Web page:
As the world deals with the Coronavirus,crisis, newly-appointed European Defence Agency (EDA) head, Jirí Šedivý, describes the pandemic as an example of a ‘black swan’ event. “It is a disruptive challenge, one that is coming at us very quickly and unexpectedly, changing our lives, our economy and even our perception of the world,” he explains.
The new chief executive, appointed in May, is keen to remind European leaders that they should not forget the traditional security and defence challenges the EU continues to face. “We still have conflicts and threats on our borders, as well as cyber and hybrid warfare challenges from countries like Russia, who are using disinformation and fake news to undermine western democracies.”
He believes the pandemic has now ‘sharpened’ the dangers Europe faces. Šedivý, an expert in the defence field for more than 30 years, began his career in academia in Prague, where he lectured on security issues before serving as Czech defence minister from 2006 to 2007. He has also worked at Nato as an assistant secretary general, and for the last seven years as Czech ambassador to the Alliance.
“We should avoid what happened ten years ago, when very deep, chaotic and uncoordinated cuts weakened, in a critical way, our defence capabilities”
However, despite his extensive experience, he says, “I am coming to this position in the most challenging times since the end of the Cold War.” At a time when Member States have been focused on addressing the challenges posed by the Coronavirus crisis, Šedivý has been busy pushing the EDA’s message: better defence cooperation. “Since day one of my appointment, I’ve been emphasising that Europe should continue to advance the development of a full spectrum of high-level military capabilities, with the EDA at the centre.”
He acknowledges this will be challenging given the financial pressures on European budgets, warning, “We should avoid what happened ten years ago, when very deep, chaotic and uncoordinated cuts weakened, in a critical way, our defence capabilities.” He believes that in the current financial climate, “It’s only logical and rational that we cooperate more and create more collaborative projects that develop our military capabilities. This will bring about economies of scale which can then lead to more enhanced interoperability.”
The defence chief argues that multi-national projects can o er many advantages, bringing together numerous industries and research organisations from across the EU, describing it as a ‘win-win’ situation. However, despite the challenging economic situation, Šedivý is still optimistic about the future, saying, “We now have policy instruments that not only promote defence cooperation, but also protect investment in military projects.” For him, there are three key instruments to consider in Europe’s defence planning: The Permanent Structured Cooperation (PESCO), the Coordinated Annual Review on Defence (CARD) and the European Defence Fund, which he believes will provide a ‘strong stimulus’ for more cooperation. He also points to Nato’s Defence Investment Pledge, which requires members to commit to spending two percent of their GDP on security each year by 2024. During the Coronavirus pandemic, Europe’s military personnel and equipment were put to use supporting civilian authorities.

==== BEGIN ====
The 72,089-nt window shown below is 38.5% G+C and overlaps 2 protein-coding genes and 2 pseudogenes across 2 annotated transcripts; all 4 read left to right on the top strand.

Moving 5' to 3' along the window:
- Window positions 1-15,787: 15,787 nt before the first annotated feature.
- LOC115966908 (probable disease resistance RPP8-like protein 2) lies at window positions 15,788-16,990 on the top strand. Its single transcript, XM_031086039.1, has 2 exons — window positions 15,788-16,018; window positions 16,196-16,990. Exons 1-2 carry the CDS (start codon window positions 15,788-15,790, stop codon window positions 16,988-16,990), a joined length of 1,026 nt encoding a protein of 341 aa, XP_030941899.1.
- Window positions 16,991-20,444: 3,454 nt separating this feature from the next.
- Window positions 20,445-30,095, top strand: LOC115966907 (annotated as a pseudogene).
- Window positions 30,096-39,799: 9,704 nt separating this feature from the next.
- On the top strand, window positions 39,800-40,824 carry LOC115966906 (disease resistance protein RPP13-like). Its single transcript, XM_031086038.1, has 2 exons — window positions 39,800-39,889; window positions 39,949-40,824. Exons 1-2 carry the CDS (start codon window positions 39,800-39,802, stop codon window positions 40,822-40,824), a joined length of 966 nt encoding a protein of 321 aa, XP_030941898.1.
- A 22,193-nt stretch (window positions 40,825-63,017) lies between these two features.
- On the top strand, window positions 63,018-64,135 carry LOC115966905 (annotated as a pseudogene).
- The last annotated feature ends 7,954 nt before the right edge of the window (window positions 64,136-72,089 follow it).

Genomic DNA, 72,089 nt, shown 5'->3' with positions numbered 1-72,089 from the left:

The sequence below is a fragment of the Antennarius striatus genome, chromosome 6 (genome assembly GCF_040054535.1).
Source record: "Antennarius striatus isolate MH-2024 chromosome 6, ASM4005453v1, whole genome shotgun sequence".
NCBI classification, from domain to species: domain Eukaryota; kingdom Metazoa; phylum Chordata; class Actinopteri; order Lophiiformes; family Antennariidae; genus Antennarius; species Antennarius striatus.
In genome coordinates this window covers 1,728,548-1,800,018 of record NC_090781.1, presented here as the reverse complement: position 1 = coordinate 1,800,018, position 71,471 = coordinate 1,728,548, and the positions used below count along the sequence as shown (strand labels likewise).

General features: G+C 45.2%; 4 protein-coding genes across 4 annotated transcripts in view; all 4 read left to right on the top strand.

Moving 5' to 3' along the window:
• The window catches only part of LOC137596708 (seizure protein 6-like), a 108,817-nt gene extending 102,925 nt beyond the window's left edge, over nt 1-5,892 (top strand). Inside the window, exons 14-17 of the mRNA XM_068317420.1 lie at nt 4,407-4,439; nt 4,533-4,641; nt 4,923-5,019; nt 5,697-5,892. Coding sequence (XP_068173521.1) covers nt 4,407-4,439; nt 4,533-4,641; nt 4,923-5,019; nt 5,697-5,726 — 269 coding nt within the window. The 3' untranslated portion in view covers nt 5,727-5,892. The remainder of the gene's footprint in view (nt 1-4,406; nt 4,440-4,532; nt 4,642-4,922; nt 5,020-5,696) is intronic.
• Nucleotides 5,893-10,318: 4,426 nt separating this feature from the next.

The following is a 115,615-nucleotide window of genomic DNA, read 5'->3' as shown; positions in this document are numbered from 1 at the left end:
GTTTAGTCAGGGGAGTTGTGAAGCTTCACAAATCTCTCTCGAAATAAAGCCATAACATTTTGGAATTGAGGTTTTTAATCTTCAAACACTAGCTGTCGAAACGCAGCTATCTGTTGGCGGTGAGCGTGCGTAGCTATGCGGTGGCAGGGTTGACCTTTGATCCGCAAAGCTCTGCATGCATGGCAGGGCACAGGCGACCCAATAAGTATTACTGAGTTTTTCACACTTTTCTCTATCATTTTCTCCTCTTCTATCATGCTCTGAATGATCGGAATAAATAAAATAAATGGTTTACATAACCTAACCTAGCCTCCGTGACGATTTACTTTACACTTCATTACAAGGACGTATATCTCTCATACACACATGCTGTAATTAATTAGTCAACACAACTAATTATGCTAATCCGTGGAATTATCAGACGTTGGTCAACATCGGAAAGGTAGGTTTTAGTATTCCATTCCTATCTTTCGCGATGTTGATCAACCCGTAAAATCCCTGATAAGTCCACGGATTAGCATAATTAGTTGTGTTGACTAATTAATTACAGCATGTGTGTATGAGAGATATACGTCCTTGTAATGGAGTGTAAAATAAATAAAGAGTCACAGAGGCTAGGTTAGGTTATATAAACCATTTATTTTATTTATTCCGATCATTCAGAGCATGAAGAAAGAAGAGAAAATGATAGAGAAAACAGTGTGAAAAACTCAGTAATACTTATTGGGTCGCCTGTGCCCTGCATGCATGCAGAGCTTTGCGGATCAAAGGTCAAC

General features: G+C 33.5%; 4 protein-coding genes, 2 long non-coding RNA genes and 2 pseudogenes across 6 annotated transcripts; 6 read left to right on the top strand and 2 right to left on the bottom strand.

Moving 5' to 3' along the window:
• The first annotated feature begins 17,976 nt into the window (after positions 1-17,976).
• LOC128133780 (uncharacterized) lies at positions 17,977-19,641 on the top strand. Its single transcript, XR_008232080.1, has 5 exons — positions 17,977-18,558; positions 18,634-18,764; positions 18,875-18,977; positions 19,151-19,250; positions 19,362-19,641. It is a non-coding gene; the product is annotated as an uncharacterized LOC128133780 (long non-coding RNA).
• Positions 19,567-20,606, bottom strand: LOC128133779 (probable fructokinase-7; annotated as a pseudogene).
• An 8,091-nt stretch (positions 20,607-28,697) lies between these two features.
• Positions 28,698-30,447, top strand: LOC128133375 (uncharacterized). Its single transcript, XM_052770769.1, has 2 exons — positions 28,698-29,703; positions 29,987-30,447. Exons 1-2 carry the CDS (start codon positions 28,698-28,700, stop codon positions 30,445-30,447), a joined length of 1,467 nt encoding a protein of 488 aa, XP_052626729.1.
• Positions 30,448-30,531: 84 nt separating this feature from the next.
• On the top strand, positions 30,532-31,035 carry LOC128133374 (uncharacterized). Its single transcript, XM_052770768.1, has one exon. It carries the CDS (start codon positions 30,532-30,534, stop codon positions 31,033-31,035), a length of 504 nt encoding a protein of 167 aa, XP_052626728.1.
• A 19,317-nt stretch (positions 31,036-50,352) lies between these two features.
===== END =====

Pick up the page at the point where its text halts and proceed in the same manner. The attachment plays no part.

Šedivý says that in light of this experience, it is important that “we learn from these lessons so that we can be better organised for any future challenges.” However, he warns that projects relating to the development of military capabilities, such as those defined in CARD, should not be radically altered whenever a new crisis occurs. “The priorities are well set out and should continue to lead us into the future. We should also keep in mind that capability development takes time: 10, 15 or even 20 years. We therefore cannot change the fundamental priorities every two years. However, we should look at some sort of adjustments to reflect the lessons learnt from the Covid-19 pandemic.”
“It’s only logical and rational that we cooperate more and create more collaborative projects that develop our military capabilities. This will bring about economies of scale which can then lead to more enhanced interoperability”
A top priority for Šedivý will be the development of even closer cooperation between the EU and Nato. “This is crucially important, because the EU and Nato are the two key security pillars of the West, and as organisations they overlap in terms of membership, with the EU and Nato sharing 21 common Member States. We are built on the same values and goals, and it’s obvious that we should now cooperate even more,” says Šedivý.
But to limit resources being wasted, he accepts that there is a need to avoid duplication, saying, “Non-duplication is one of the important criteria when we assess and defi ne the objectives of projects.” Šedivý also believes that good relations with MEPs can help Europe establish a genuine Defence Union and he has wasted no time in forming a dialogue with key policymakers such the head of the Security and Defence (SEDE) sub-Committee, Nathalie Loiseau.
In fact, he has already told the French deputy that he is available to visit Parliament and meet members of the SEDE Committee. “I see them as our natural ally, as some of them were former defence ministers,” he explains.
Šedivý argues that by addressing MEPs he can access a wider audience of policymakers. With the EU’s budget still being wrangled over, the head of the EDA hopes he can convince MEPs that the European Defence Fund (EDF), and other funds for research and innovation which have military implications, will be well supported. “Deputies are important as we need to persuade them that money for the EDF and other funds will have a multiplier e ect as they can help contribute to the economic recovery.”